Once a settlement is reached, a written agreement is drafted or the whole settlement is recorded. This is important to prevent misunderstandings and disagreements on what was decided.
If the parties are close to settlement, but not finalizing, the mediator may make a proposal to one side. If that side agrees, he will present the same proposal to the other side, not letting that side know that the other side has already agreed. If there is an acceptance, then the mediator has settled that issue.
In some cases, the parties are just unable to settle. If the mediator believes that some progress was made, it may be a case that more information is needed. In that circumstance, a mediator may reschedule the mediation for another date. The parties will gather the information necessary and the clients and the attorneys will be charged with trying to come up with more ideas for a creative solution in the interim.
In late stage mediation, when no settlement is reached, the mediator will write a mediation statement which is provided to the attorneys, but cannot be provided to the judge. The mediator will state his recommendations for settlement and his legal and factual view of how the court may rule. This often effectuates settlement rather than the next step being a trial.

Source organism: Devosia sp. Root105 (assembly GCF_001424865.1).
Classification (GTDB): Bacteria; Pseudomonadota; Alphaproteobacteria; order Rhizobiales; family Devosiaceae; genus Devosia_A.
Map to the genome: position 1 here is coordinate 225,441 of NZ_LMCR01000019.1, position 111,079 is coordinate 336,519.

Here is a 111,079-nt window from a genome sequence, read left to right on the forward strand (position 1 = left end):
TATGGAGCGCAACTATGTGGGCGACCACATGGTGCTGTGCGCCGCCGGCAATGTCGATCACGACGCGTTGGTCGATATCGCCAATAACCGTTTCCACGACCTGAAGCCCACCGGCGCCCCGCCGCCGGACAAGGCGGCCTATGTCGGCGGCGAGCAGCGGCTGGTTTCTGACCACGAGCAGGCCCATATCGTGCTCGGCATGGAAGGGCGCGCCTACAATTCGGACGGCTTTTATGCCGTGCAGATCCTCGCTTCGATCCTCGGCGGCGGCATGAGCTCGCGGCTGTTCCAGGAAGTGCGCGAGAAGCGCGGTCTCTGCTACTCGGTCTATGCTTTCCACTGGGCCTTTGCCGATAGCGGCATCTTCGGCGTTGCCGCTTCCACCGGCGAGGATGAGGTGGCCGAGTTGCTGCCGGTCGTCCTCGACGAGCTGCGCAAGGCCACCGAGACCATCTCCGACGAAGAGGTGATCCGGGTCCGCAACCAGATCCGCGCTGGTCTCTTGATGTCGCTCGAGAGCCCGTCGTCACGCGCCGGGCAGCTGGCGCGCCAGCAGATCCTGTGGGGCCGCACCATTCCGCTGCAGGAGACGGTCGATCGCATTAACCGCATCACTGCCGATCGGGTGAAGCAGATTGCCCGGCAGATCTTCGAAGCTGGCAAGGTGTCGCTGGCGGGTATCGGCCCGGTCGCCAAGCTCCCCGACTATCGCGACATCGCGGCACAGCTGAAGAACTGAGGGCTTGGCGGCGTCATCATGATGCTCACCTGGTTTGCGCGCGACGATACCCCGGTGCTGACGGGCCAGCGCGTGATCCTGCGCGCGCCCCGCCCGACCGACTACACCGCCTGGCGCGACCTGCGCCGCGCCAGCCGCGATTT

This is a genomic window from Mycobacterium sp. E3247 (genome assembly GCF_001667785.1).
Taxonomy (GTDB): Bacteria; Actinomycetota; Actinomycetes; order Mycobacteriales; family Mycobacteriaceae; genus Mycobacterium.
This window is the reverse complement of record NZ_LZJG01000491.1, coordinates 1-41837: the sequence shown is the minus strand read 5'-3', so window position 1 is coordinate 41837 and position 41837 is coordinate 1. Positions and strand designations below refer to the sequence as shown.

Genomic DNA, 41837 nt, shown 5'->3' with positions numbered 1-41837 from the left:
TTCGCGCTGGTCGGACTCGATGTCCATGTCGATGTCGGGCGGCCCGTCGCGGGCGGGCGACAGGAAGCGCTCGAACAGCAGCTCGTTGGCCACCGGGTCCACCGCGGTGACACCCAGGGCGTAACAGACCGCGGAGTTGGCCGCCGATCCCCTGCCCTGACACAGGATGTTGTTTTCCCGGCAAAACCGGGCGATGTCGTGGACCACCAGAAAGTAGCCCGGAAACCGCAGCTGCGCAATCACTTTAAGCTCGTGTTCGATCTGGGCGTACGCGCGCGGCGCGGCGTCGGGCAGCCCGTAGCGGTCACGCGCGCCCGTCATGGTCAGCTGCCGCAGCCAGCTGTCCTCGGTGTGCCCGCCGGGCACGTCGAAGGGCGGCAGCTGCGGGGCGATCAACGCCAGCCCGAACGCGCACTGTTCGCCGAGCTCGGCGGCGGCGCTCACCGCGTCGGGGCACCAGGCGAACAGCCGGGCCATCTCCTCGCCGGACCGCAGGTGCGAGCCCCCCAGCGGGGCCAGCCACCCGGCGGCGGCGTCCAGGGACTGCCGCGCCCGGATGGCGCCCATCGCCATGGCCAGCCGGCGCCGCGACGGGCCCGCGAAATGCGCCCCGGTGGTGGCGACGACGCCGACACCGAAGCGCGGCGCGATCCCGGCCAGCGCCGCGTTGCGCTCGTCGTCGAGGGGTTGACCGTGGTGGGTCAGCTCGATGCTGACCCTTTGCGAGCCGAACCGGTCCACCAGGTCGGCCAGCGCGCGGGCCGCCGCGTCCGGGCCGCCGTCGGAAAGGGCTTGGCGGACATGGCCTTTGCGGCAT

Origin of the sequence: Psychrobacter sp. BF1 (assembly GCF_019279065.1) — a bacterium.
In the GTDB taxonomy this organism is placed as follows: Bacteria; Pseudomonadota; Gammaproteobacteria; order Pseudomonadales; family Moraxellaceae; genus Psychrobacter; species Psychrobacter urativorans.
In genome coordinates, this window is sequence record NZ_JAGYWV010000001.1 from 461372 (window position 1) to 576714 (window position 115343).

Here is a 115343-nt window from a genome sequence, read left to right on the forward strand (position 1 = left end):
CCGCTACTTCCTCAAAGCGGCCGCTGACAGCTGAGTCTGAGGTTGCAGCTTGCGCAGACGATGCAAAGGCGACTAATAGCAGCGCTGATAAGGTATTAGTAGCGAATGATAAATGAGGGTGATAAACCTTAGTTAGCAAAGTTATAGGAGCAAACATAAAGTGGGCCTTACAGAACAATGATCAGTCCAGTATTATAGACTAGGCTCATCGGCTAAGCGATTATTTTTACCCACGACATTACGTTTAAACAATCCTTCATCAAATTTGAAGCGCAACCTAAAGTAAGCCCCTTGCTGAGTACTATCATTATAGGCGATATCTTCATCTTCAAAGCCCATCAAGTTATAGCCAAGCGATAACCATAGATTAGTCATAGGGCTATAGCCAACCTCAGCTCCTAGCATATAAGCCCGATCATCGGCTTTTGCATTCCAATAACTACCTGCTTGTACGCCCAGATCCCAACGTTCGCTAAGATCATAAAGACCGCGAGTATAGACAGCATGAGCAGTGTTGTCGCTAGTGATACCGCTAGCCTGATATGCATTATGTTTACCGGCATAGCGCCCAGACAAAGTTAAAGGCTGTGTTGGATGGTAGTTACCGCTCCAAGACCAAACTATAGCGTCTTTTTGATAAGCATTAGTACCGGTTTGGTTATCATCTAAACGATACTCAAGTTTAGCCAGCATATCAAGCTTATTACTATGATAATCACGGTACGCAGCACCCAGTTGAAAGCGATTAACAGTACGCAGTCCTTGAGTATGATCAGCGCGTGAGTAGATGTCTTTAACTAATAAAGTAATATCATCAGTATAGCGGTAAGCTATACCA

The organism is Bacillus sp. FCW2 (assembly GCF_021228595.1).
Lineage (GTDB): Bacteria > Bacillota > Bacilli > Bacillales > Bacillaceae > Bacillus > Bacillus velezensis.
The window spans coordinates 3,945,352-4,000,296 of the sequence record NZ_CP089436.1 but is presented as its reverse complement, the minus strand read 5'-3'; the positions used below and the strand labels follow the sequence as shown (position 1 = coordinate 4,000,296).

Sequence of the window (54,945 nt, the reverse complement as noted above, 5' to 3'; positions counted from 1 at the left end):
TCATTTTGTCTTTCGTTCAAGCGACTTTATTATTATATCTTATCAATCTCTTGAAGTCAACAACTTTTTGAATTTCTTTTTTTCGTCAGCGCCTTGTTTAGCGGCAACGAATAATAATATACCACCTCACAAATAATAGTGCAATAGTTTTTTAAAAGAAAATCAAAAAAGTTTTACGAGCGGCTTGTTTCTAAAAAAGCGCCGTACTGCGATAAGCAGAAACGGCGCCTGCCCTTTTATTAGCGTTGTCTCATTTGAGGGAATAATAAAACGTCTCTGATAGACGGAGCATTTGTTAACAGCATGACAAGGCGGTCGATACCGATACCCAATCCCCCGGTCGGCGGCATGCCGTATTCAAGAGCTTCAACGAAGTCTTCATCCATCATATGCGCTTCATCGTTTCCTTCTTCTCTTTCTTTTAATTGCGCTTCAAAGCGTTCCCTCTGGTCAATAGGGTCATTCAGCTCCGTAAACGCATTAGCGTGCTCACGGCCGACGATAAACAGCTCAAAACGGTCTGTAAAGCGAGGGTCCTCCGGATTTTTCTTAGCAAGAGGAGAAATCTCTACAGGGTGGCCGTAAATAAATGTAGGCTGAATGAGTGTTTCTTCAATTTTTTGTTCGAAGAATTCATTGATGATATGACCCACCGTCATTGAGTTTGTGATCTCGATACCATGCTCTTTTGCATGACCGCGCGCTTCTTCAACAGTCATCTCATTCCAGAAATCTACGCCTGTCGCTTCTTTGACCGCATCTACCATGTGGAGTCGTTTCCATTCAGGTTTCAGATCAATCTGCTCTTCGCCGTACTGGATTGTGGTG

Facilitative mediation enhances a spirit of cooperation. When parties have an opportunity to provide input on what is most important for each of them, the outcome is much more satisfying. Late stage mediation involves more compromise and concessions, mainly because through the process of litigations the parties have become more polarized making cooperation much more difficult. In either process, the parties have come to their own solutions and outcome as opposed to a trial where they have no control over the Judge's decision and final order.